This week, in remembrance of his death nearly one year ago, Lexham Press has been honoring the life and work of Larry Hurtado. An accomplished scholar and professor, Dr. Hurtado was the author of many books and articles, notably Honoring the Son (Lexham Press) and Destroyer of the Gods. On the Lexham Press blog, his colleagues remember his important contributions in textual criticism, christology, and Markan studies.
First, Chris Tilling focused on the area Hurtado was perhaps most known for: christology.
“Lord Jesus Christ demonstrated Hurtado at his finest. He wrote extensively, carefully and with a full command of the scholarship, and we will return to this book below. Agree or disagree with his conclusions, his work was a must-read, a mountain range over which one had to climb. To ignore Hurtado would have been like ignoring the works of Martin Luther in an account of “justification.”
In the world of early Christology, Hurtado’s authority was stamped by two major contributions: One God, One Lord, and the aforementioned Lord Jesus Christ. But he was a prolific author. In addition to these, he also made important contributions in discussions about early Christology in two more monographs, namely At the Origins of Christian Worship and How on Earth Did Jesus Become a God? Toward the end of his work on the question of Christology, he also penned God in New Testament Theology, drawing out in more detail what was already in nuce in his earlier works, and a useful summary of some of his key contributions can be found in Honoring the Son. What is more, he published numerous important essays, all of which were must-reads for those engaging questions about the identity of Jesus for the first Christians. Particularly helpful, to my mind, were “What Do We Mean by ‘First Century Jewish Monotheism’?” (1993), “First-Century Jewish Monotheism” (1998), “Pre-70 C.E. Jewish Opposition to Christ-Devotion” (1999), and “The Binitarian Shape of Early Christian Worship” (1999), but others could be mentioned. I read them all, of course. As a result, Hurtado profoundly shaped my thinking, as well as that of most scholars engaged in discussions about early Christology. In what ways? Well, here are four key ways Hurtado left a legacy in the scholarship of early Christology.”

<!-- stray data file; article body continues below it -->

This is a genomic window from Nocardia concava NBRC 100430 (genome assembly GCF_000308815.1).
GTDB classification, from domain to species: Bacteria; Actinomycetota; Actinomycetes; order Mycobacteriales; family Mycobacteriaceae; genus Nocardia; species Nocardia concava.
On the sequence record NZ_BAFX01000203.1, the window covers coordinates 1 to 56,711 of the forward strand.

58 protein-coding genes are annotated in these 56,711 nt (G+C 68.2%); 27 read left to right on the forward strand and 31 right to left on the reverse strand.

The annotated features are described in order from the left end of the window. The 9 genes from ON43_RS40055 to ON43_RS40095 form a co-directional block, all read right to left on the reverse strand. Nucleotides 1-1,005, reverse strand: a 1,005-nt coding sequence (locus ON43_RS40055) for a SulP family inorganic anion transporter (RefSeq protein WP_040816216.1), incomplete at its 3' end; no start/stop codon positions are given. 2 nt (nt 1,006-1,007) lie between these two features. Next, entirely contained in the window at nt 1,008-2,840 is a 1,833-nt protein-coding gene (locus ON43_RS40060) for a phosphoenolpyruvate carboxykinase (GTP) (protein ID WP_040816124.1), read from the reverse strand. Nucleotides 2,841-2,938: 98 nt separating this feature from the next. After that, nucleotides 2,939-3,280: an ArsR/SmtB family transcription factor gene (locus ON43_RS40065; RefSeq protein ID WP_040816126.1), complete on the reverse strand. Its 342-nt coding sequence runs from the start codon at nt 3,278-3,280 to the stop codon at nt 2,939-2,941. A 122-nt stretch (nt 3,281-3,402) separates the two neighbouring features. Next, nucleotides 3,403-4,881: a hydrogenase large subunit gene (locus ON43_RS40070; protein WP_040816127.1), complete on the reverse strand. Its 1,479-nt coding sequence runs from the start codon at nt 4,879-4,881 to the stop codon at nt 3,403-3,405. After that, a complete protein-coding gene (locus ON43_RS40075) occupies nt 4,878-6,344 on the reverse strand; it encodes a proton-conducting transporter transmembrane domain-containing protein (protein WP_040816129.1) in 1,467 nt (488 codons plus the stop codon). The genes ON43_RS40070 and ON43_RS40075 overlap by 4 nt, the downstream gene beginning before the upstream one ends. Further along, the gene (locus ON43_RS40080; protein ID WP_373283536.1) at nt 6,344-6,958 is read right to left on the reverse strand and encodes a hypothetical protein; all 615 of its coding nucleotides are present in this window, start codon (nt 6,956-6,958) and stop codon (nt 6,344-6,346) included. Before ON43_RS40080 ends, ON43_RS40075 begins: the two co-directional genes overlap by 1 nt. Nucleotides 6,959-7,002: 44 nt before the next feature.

Next, Holly J. Carry covered Hurtado’s contributions to Markan studies.
“In thinking about Hurtado’s contributions to the study of the first gospel, a Markan image might prove useful. Distinctive to Mark’s Gospel is a literary and theological feature known as intercalation, what Markan scholars have often lovingly called “a Markan sandwich.” Such a sandwich involves the beginning of one story, an interruption of that story with another (often with additional or different characters, a new setting, and an increasingly dramatic situation), then a return to the original. The first story and its resolution form the “bread” of the sandwich, while the center story constitutes the meat. When this phenomenon is present, it becomes overwhelmingly clear that the center story—the interrupter, so to speak—is the most important. There is no sandwich without the middle, and the middle illuminates the meaning of the whole. In a series that honors Larry Hurtado’s life work, I find this image also fitting with regard to his scholarly interests. While text criticism was his first passion and foray into scholarship, and his groundbreaking work on early Christian worship was the major focus of his final years of study, it was his work in Mark that seems to have held it all together.”
Finally, Tommy Wasserman revealed Hurtado’s often overlooked work in textual criticism.
“Many years ago, when Larry Hurtado had been invited to my alma mater, Lund University, to speak on early Christian worship, I mentioned to some of my colleagues that I knew Larry Hurtado from my field, New Testament textual criticism. “What?” they replied. “Is he working in textual criticism? We didn’t know that.”
Hurtado’s many publications in New Testament textual criticism are probably not as widely known as those in other fields like Christology and Markan studies. The reason for this is not a difference in quality, but probably one in popularity, although the field is currently growing fast, so this may be changing.
In my opinion, Hurtado, through his scholarship and activity has contributed not only to the general interest in the field; he surely practiced what he preached. At the same time, however, there was a certain focus in his scholarship on the early text of the New Testament, corresponding to his interest in the earliest Christian artifacts, to the devotion of Jesus in earliest Christianity, and to the (presumably) earliest canonical Gospel.”